What is Wrong With America? / Japan's 10 Best Places to Live / Japan's Boob Squeeze Challenge Video

Picture of the week:

Day 2353 ( MUFJ Visa Debit Card / Bicycle in Toyama Stolen)
Thursday, August 28, 2014

My manager in Yokohama told me I could get the day off today to pack and head to Toyama. The foreign boss for the Toyama area initially said I should report to work in Yokohama pretty much with my luggage and leave from there for the airport !! I guess he was sticking by the books. I have too many bosses. On paper now though, I am assigned to the Toyama area... Not Yokohama.

Anyway, while at home  the delivery man came with my MUFJ Visa debit card. Finally. It would be good and bad if I had it while on vacation. Good because I could buy more stuff but bad because when I get back to Japan my money would be slowly depleting lol... So I guess it came right on time then....

I finally finished packing in the evening and had to walk a bit in the rain to go to the train station with my luggage. Aah bwoy. 

While at the airport, I saw another trainer with the Toyama branch. We took the same flight because we both have a meeting tomorrow. So now this makes my 8th flight between July 25th and today. I was lucky to have seen that trainer, because another person working with the branch was there waiting on him with a car. So they dropped me back to my apartment. We were speaking about all manner of company politics and gossip while we were heading to my apartment. When I got there, my beloved bicycle was missing in action !!! Stolen in TOYAMA !!!! 

Goodbye Betsy



Day 2354 ( Where am I? )
Friday, August 29, 2014

Woke up this morning not having a clue where I was seriously.

I looked up in the ceiling and wondered if I was in Atlanta



Or Toyama

Then it finally hit me that I was in Toyama and I have a meeting in 2 hours. I got ready and had to walk for about 20 mins to the tram station then take another tram, then walked to the meeting location. It took about 1 hour in total, which would usually take me 25 mins if I had my bicycle.....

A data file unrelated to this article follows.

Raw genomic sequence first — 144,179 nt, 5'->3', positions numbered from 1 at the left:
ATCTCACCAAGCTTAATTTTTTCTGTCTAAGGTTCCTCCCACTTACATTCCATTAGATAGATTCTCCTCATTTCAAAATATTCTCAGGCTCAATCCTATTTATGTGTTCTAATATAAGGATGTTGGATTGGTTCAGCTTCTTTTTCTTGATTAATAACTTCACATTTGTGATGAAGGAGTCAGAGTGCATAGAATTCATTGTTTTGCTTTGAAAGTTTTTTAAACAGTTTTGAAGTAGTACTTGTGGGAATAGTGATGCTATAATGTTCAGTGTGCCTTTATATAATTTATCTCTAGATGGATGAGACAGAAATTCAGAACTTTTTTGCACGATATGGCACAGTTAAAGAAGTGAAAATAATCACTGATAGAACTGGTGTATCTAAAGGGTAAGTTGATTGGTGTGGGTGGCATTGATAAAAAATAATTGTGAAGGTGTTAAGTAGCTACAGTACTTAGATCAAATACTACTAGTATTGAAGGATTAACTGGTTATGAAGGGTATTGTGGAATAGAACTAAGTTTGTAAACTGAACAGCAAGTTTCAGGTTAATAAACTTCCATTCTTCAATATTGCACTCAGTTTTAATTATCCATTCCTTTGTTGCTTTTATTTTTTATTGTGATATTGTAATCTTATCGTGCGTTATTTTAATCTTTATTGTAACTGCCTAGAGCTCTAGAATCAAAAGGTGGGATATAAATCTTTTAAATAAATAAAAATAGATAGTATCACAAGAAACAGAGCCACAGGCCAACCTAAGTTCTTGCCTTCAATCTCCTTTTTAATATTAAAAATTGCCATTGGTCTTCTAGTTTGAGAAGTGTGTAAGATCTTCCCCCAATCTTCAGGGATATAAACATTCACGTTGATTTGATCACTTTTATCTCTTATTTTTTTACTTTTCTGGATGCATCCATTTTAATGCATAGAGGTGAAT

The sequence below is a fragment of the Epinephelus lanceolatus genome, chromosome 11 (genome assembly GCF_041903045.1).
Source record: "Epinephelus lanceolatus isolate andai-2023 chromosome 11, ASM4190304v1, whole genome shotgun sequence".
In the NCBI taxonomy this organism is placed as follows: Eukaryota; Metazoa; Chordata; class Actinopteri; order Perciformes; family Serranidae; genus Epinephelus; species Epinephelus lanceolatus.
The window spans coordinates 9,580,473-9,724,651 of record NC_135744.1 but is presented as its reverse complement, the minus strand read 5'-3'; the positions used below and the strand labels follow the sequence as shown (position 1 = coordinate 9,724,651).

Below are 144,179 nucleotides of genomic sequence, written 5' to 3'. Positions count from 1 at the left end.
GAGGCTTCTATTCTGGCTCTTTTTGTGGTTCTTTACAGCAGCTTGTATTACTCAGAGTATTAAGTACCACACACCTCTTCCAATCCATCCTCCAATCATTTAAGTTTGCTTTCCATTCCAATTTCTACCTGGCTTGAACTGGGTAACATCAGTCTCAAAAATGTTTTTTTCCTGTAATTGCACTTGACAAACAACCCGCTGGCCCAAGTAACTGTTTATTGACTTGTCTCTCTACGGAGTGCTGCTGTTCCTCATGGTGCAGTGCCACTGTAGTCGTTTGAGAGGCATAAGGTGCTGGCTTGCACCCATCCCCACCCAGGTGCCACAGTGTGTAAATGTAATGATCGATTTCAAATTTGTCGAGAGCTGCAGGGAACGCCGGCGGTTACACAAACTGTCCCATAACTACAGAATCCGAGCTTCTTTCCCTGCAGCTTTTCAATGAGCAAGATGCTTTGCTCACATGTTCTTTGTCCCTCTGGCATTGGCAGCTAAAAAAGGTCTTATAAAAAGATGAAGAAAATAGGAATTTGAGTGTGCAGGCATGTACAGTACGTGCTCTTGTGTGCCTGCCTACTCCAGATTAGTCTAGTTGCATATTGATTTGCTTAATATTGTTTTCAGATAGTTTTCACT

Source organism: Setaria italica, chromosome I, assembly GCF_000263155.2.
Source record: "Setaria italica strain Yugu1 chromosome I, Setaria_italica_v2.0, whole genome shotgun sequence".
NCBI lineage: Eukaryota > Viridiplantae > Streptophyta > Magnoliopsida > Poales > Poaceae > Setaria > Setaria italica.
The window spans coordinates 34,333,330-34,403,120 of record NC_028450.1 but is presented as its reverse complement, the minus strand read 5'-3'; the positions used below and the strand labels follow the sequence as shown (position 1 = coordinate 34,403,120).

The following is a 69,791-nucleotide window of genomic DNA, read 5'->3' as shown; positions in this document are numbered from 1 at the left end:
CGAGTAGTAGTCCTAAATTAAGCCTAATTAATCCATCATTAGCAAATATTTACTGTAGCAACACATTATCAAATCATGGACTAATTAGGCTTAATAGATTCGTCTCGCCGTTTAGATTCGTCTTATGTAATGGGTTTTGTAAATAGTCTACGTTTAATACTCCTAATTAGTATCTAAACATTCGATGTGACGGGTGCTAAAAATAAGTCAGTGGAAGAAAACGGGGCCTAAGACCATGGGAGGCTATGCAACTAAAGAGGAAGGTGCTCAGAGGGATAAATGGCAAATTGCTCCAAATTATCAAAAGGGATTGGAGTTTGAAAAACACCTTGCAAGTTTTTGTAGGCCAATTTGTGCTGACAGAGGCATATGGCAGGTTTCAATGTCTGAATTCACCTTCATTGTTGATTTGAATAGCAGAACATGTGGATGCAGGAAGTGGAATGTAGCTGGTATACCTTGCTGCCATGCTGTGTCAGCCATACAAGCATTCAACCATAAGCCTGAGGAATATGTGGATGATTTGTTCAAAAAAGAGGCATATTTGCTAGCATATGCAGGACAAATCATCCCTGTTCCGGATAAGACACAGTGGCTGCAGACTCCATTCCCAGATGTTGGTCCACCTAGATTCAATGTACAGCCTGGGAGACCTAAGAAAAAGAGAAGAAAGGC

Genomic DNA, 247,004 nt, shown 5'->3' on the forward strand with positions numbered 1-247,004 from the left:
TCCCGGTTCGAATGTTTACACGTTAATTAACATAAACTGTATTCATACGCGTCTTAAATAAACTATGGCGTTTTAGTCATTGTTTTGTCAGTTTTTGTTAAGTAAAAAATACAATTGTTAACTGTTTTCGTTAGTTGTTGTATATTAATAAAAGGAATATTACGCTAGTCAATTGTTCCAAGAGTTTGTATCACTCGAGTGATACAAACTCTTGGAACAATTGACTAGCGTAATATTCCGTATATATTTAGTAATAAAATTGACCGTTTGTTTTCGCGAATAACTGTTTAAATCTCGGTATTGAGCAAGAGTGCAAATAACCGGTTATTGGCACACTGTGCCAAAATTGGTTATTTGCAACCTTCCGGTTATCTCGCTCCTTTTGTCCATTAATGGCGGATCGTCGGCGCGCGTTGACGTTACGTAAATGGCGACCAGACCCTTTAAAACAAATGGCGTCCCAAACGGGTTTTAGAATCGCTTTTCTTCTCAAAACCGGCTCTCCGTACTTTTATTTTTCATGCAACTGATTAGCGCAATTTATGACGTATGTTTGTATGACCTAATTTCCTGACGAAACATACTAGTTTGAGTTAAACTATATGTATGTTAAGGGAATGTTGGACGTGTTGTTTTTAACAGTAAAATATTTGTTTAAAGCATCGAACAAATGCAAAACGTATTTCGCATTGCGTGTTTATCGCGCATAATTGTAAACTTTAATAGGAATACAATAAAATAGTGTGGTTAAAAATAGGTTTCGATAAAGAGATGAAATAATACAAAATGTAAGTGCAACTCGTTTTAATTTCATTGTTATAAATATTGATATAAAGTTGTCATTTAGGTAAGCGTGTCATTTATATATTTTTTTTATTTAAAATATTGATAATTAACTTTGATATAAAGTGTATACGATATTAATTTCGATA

I told them at the meeting about my bicycle situation and they said they will look into it!! ... Ha. .. Well I guess it's really my fault and not their responsibility at all....So I'm going to have to purchase a new one.

After the meeting, I went to the police station to report the theft, then went to the Jamaican restaurant to purchase a party ticket. There will be some sort of reggae party in Toyama on the 13th.     

Afterwards I bought a sofa at Nitori. However I won't be getting it until Sept 8th. I eventually got in my apartment at about 8pm. 



Day 2355 ( What is Wrong With America? )
Saturday, August 30, 2014

Today was boring. Stayed in, slept, watched anime and that was it. 


What is Wrong With America?

For the second time since April, the N.B.A. has been rocked by a disclosure from a team owner that the presence of blacks at games negatively affects the bottom line.

Bruce Levenson, who had a controlling interest in the Atlanta Hawks, sent an email in August 2012 to the team’s general manager, Danny Ferry, and other members of the club’s ownership, complaining about the team’s struggle to “get 35-55 white males and corporations to buy season” tickets. 

“My theory is that the black crowd scared away the whites and there are simply not enough affluent black fans to build a significant season ticket base,” Levenson wrote in the email. 

Levenson, who announced Sunday that he would sell his stake in the Hawkscomplained that his franchise was drawing an “overwhelmingly black audience.”

He complained that most of the Hawks cheerleaders were black, that the music played in the arena was hip-hop or gospel, and that “there are few fathers and sons at the games.”

Now I understand why the N.B.A. did not want the Donald Sterling case to go to trial. Why the league did not want to follow the truth to where it really led.

Now it should.

In light of this second embarrassing disclosure, N.B.A. Commissioner Adam Silver should conduct an investigation to find out how many other Donald Sterlings and Bruce Levensons are among the league’s owners and top executives. Who are the racists, the sexists, the homophobes? Throughout the Sterling ordeal, I maintained that the best thing that could have happened to the N.B.A. — to all of us — was for the case to go to trial. To push Sterling — who was forced to sell the Los Angeles Clippers several months after an audio recording in which he was heard making racist comments was released in April, — to acknowledge what he knew about the deeds and misdeeds of other owners and top executives in the league.

Instead the case was settled. The Sterling saga ended last month when Steve Ballmer, the former chief of Microsoft, completed a $2 billion purchase of the Clippers. Levenson will most likely make plenty of money from the sale of the Hawks, as well.